LDS chapel in Ticaboo
|Founded by||A. Roy May|
|GovernmentUtilities are managed by Ticaboo Utility Improvement District|
|• Type||Local Improvement District|
|• TUID CEO & District Manager||Chip Shortreed|
|Elevation||4,265 ft (1,300 m)|
|Time zone||Mountain (MST) (UTC-7)|
|• Summer (DST)||MDT (UTC-6)|
|GNIS feature ID||1434980|
Ticaboo is an unincorporated community in far southeastern Garfield County, Utah, United States. It lies along State Route 276 more than 90 miles (140 km) by air east of the city of Panguitch, the county seat of Garfield County. Its elevation is 4,265 feet (1,300 m). Although it is unincorporated, it has a post office, with the ZIP code of 84533. Ticaboo gets its name from Ticaboo Creek, which was named by Cass Hite in the 1880s, for a Paiute word meaning "friendly".
The Ticaboo townsite is a master-planned community that was organized in the late 1970s to both provide housing to the then booming uranium mining industry in southeastern Garfield County, as well as tap into the tourism potential of nearby Lake Powell. The Ticaboo Resort was developed to provide accommodations to guests visiting the remote area as well as to encourage the development of a tourism base outside of Bullfrog in the northern Lake Powell area.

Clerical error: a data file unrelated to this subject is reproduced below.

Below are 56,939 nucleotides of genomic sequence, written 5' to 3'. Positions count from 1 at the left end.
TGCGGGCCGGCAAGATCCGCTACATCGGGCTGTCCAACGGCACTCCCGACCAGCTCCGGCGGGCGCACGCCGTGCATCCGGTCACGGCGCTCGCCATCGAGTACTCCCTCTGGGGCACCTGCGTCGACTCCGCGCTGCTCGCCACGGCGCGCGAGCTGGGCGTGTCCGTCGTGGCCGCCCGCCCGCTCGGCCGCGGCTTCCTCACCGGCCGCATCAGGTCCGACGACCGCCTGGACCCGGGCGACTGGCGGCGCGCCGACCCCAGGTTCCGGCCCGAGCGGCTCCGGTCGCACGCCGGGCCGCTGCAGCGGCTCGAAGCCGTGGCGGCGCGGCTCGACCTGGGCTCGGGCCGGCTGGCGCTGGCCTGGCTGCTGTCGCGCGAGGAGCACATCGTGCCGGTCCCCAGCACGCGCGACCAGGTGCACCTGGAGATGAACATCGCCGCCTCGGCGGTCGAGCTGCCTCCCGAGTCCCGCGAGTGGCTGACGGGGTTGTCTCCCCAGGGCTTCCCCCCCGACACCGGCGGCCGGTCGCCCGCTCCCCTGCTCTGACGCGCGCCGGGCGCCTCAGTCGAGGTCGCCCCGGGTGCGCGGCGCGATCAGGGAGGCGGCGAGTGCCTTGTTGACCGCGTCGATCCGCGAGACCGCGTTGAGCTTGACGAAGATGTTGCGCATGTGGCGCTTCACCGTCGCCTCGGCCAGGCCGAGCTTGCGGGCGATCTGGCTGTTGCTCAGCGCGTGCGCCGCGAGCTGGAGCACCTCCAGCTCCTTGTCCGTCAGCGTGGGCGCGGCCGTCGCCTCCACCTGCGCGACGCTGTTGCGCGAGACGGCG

The first inhabitants of Ticaboo were Kayenta Anasazi. In October 1981, the Division of Utah State History conducted an excavation of a small settlement known as the Ticaboo Town Ruins, located directly west of the town of Ticaboo.
Trail of the Ancients
- "Ticaboo, Utah". Geographic Names Information System. United States Geological Survey. Retrieved 2008-03-18.
- Rand McNally. The Road Atlas '08. Chicago: Rand McNally, 2008, pp. 102, 103.
- Zip Code Lookup
- Van Cott, John W. (1990). Utah Place Names. Salt Lake City: University of Utah Press. p. 370. ISBN 0-87480-345-4.
Media related to Ticaboo, Utah at Wikimedia Commons
- Ticaboo at Garfield County Office of Tourism
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